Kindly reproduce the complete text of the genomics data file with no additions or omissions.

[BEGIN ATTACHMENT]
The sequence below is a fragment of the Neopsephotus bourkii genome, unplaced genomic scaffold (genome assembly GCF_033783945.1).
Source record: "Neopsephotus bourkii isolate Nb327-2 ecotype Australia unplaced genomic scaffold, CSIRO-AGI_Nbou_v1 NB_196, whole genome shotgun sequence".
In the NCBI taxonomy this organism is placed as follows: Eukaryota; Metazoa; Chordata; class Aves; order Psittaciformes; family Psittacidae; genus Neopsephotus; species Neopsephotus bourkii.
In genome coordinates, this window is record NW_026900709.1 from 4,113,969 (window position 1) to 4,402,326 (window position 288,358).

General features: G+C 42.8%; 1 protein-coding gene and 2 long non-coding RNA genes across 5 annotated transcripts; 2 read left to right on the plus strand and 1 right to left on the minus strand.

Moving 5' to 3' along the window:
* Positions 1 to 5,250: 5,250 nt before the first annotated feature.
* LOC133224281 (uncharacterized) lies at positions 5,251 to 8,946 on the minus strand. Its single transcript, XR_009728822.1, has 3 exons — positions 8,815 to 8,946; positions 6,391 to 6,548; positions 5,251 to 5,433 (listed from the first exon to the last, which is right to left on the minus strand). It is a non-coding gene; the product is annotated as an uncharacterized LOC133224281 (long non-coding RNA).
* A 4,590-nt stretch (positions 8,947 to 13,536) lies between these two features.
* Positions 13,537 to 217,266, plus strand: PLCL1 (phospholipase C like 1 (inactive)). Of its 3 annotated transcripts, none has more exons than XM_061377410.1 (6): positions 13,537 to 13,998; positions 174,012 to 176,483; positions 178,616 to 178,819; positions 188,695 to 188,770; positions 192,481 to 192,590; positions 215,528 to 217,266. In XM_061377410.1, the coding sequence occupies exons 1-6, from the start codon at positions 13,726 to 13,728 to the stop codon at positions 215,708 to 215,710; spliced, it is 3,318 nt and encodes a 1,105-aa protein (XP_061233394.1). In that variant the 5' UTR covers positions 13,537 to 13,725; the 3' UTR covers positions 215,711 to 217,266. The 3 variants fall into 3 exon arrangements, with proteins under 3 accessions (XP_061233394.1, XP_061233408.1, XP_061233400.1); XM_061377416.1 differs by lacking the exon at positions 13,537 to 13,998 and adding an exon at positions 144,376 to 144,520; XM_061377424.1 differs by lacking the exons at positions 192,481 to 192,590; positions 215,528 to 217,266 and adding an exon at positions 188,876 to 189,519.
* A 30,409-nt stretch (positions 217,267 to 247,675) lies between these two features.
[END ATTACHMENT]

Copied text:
The sequence below is a fragment of the Neopsephotus bourkii genome, unplaced genomic scaffold (genome assembly GCF_033783945.1).
Source record: "Neopsephotus bourkii isolate Nb327-2 ecotype Australia unplaced genomic scaffold, CSIRO-AGI_Nbou_v1 NB_196, whole genome shotgun sequence".
In the NCBI taxonomy this organism is placed as follows: Eukaryota; Metazoa; Chordata; class Aves; order Psittaciformes; family Psittacidae; genus Neopsephotus; species Neopsephotus bourkii.
In genome coordinates, this window is record NW_026900709.1 from 4,113,969 (window position 1) to 4,402,326 (window position 288,358).

General features: G+C 42.8%; 1 protein-coding gene and 2 long non-coding RNA genes across 5 annotated transcripts; 2 read left to right on the plus strand and 1 right to left on the minus strand.

Moving 5' to 3' along the window:
* Positions 1 to 5,250: 5,250 nt before the first annotated feature.
* LOC133224281 (uncharacterized) lies at positions 5,251 to 8,946 on the minus strand. Its single transcript, XR_009728822.1, has 3 exons — positions 8,815 to 8,946; positions 6,391 to 6,548; positions 5,251 to 5,433 (listed from the first exon to the last, which is right to left on the minus strand). It is a non-coding gene; the product is annotated as an uncharacterized LOC133224281 (long non-coding RNA).
* A 4,590-nt stretch (positions 8,947 to 13,536) lies between these two features.
* Positions 13,537 to 217,266, plus strand: PLCL1 (phospholipase C like 1 (inactive)). Of its 3 annotated transcripts, none has more exons than XM_061377410.1 (6): positions 13,537 to 13,998; positions 174,012 to 176,483; positions 178,616 to 178,819; positions 188,695 to 188,770; positions 192,481 to 192,590; positions 215,528 to 217,266. In XM_061377410.1, the coding sequence occupies exons 1-6, from the start codon at positions 13,726 to 13,728 to the stop codon at positions 215,708 to 215,710; spliced, it is 3,318 nt and encodes a 1,105-aa protein (XP_061233394.1). In that variant the 5' UTR covers positions 13,537 to 13,725; the 3' UTR covers positions 215,711 to 217,266. The 3 variants fall into 3 exon arrangements, with proteins under 3 accessions (XP_061233394.1, XP_061233408.1, XP_061233400.1); XM_061377416.1 differs by lacking the exon at positions 13,537 to 13,998 and adding an exon at positions 144,376 to 144,520; XM_061377424.1 differs by lacking the exons at positions 192,481 to 192,590; positions 215,528 to 217,266 and adding an exon at positions 188,876 to 189,519.
* A 30,409-nt stretch (positions 217,267 to 247,675) lies between these two features.